The Ohio Rail Development Commission will hold a presentation on the closure of the Franklin Street railroad crossing that runs through the center of the Village of Lewis Center.
“This was in response to the dual railroad companies, CSX and Norfolk Southern, in giving the township 45 days in which to make a determination … to petition for closure of the Franklin Street crossing,” said Orange Township Administrator Lee Bodnar during the Sept. 17 Orange Township Board of Trustees meeting.
Matthew Dietrich, Ohio Rail Development Commission executive director, is scheduled to meet with trustees during their new meeting time at 10 a.m. on Monday, Oct. 1, in the township hall at 1680 E. Orange Road, Lewis Center.
During their Sept. 17 regular meeting, trustees approved changing the meeting schedule by a 2-1 vote. The change involves shifting the time of the meeting on the first Monday of the month from 7 p.m. to 10 a.m. The third Monday of the month meeting will remain at 7 p.m.
“We had discussion at the last meeting of changing our first meeting of the month to a daytime meeting in order to change it up a little bit. The employees can come during the day,” said Trustee Lisa Knapp, board chair, during the Sept. 17 meeting. “We feel that having two evening meetings a month is not serving the entire needs of the township. We’re going to give this a try.”
Both meetings will continue to be held in the township hall.
Trustee Debbie Taranto, who voted against changing the meeting time, stated that in the past, Knapp was emphatic about day meetings not being fair to residents. She said Knapp had said that the board wasn’t being transparent because residents couldn’t attend the earlier meetings to ask questions or talk about an issue.
“For example, we haven’t even voted on the resolution, and we’ve already scheduled (the Ohio Railroad Development Commission) to come at 10 a.m. on Oct. 1. We all know that this is a very serious subject for the people that live in Lewis Center and the closing of that particular railroad,” Taranto said. “In my mind, we wouldn’t want to have a meeting like that at 10 a.m., because we would want them to be able to come to discuss it, to ask questions, to hear the presentation by the rail commission.”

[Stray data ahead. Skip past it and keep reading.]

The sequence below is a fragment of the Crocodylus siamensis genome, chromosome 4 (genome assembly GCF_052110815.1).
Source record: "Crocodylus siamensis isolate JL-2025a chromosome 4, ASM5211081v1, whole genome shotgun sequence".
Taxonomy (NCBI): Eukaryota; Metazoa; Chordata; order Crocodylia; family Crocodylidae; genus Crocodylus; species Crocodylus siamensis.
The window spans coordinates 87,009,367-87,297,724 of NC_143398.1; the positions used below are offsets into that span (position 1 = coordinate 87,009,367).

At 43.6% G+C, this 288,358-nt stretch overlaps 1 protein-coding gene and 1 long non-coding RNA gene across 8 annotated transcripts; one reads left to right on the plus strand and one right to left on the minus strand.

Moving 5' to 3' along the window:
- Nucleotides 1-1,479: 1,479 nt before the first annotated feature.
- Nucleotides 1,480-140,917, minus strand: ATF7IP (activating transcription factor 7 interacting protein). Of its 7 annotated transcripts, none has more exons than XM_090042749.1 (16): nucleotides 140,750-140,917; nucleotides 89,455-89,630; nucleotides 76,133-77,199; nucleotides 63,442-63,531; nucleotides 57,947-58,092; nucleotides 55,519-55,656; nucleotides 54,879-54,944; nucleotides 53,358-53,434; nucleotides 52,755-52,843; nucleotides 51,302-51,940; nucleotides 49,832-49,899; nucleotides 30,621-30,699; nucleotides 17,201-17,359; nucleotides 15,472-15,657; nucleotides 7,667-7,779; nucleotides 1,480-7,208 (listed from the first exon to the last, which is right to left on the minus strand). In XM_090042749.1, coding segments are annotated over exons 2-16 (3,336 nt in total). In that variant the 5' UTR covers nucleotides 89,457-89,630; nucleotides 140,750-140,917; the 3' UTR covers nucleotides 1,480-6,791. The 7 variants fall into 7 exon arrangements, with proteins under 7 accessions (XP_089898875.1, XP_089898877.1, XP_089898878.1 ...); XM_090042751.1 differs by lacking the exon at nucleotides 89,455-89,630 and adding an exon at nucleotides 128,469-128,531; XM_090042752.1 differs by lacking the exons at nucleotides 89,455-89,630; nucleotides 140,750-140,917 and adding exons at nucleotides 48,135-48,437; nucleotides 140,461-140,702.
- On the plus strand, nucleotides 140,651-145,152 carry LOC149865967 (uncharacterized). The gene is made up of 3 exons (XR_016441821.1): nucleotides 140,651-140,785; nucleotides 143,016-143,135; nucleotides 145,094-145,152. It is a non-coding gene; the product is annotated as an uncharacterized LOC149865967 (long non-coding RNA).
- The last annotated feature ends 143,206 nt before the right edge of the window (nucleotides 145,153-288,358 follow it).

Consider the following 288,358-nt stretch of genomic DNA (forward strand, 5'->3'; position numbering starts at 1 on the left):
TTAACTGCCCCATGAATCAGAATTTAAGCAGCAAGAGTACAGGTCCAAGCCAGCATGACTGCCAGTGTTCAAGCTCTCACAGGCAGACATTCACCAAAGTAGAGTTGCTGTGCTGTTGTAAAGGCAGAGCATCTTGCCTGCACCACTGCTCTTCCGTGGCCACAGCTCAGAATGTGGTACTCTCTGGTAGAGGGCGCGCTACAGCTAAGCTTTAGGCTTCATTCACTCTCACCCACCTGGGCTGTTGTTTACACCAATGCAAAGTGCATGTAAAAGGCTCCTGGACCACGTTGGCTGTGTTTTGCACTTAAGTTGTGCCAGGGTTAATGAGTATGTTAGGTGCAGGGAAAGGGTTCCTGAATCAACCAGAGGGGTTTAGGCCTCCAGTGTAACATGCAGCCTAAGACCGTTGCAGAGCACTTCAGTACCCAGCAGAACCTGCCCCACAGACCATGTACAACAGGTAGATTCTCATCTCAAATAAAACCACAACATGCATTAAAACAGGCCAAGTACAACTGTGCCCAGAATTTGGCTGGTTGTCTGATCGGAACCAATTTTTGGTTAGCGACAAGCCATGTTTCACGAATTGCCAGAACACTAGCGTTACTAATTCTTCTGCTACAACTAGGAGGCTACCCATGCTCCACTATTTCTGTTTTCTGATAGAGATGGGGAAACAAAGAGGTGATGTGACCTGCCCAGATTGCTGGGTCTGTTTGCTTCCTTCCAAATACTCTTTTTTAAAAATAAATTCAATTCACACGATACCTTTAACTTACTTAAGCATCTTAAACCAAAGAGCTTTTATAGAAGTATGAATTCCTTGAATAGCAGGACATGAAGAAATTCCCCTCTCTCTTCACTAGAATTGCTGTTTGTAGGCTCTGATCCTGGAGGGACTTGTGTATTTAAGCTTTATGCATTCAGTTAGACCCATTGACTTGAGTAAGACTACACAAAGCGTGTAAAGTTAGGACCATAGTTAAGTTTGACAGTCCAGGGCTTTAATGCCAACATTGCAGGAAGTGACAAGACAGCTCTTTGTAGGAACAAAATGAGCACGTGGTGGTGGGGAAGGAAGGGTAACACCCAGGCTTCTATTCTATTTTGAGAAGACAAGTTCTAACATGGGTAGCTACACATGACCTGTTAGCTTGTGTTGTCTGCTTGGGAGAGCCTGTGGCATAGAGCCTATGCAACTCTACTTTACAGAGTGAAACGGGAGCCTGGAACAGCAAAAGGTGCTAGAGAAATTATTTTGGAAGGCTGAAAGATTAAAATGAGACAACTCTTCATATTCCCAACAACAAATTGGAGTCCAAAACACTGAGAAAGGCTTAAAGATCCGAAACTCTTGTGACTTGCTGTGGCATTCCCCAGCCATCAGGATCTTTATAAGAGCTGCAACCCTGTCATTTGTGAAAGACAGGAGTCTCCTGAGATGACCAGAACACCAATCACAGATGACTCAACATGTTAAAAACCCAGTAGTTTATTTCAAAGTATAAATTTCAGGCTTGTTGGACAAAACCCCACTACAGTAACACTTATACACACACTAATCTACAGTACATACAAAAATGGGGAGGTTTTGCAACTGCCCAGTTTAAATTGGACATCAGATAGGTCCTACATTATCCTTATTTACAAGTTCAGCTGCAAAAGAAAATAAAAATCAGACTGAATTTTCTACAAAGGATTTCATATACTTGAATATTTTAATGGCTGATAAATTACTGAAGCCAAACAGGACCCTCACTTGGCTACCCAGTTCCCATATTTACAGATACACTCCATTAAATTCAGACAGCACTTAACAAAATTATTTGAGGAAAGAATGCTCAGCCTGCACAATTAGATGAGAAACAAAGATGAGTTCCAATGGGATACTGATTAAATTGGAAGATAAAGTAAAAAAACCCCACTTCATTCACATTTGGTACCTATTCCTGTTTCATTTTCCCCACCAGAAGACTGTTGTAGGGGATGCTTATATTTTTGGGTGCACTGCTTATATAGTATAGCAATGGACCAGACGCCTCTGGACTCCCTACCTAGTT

She then directed her comments to Knapp.
“You have always talked about transparency and how important it was that the residents, who pay everyone’s salary here, have the opportunity to come,” she said. “We all accepted this job to work for the residents of the township. I know that the staff would love it and I get that, but we’re here for the residents. It’s a red flag for me. It’s a concern.”
Taranto stated that she was open to change but had seen residents change the minds of the other trustees during the meeting.
Knapp said that the residents are always free to comment via email, text or calls to give input.
“There is actually no legal requirement that you allow any public comment at a meeting,” Knapp said. “We’ll be having the more controversial meetings in the evenings, and more business things during the day.”
Both Trustee Ryan Rivers and Knapp expressed admiration for the efficiency in which the county commissioners conduct their regular meetings. They both are looking to implement a video system much like the Delaware County Board of Commissioners use for its meetings.
“The county commissioners actually hold their meetings during the day at 9:30 a.m., and those run very efficiently,” Knapp said. “They’ve had no complaints. We’re kind of modeling it after them.”
Knapp said the board would give adequate notice of the morning meetings so people have plenty of time to participate.
Rivers added that “several” of those who would attend the Ohio Rail Commission meeting “are retired, so a day meeting may be easier for them to make.”
“I would agree that absolutely it’s critical that we have the input of the public. I would like to see us have more open houses,” he said. “Really, as far as the trustee meeting (in) getting input and having residents come in, it’s not the best forum for that. It’s very limited as far as what input they can give.”
Rivers added he would like to see “more channels to get input.”
“By the time it comes to a trustee meeting, we pretty much have all the information put together. Versus the mix of having a decision in front of us and having others speak as well,” he said. “I think as the largest township in Delaware County, it’s about efficiency and getting there. We need to look at the model of the county commissioners, doing more and expanding more, and adding more flexibility in getting input from the public.”
Taranto asked if the commission was offered to move the meeting to the evening meeting on Oct. 15.
“No,” Bodnar said.
History of the Franklin Street Crossing:
• The Ohio Rail Development Commission conducted a study in 2016, identifying the crossing as being redundant because both sides of the railroad have access to Lewis Center Road. The commission’s study also showed the crossing to be unsafe, because it lacked crossing signals and gates.
• The commission approached Orange Township trustees in June 2017, offering incentives for expediting the construction of the proposed new trail crossings on Orange Road and Lewis Center Road if the township would support the closing.
• The commission further enticed support by offering $37,500 for any additional cost the township might incur relative to the closing of the crossing.
• Residents have voiced their concerns of closing the crossing at several trustees meetings since the time of the study.
• Bodnar stated in a past trustees meeting that time is running out and that the commission will come in and close the crossing with or without community support.
“After five years, they are going to reach a point, sooner rather than later, of doing something,” he told trustees and residents.
Contact D. Anthony Botkin at 740-413-0902. Follow him on Twitter @dabotkin.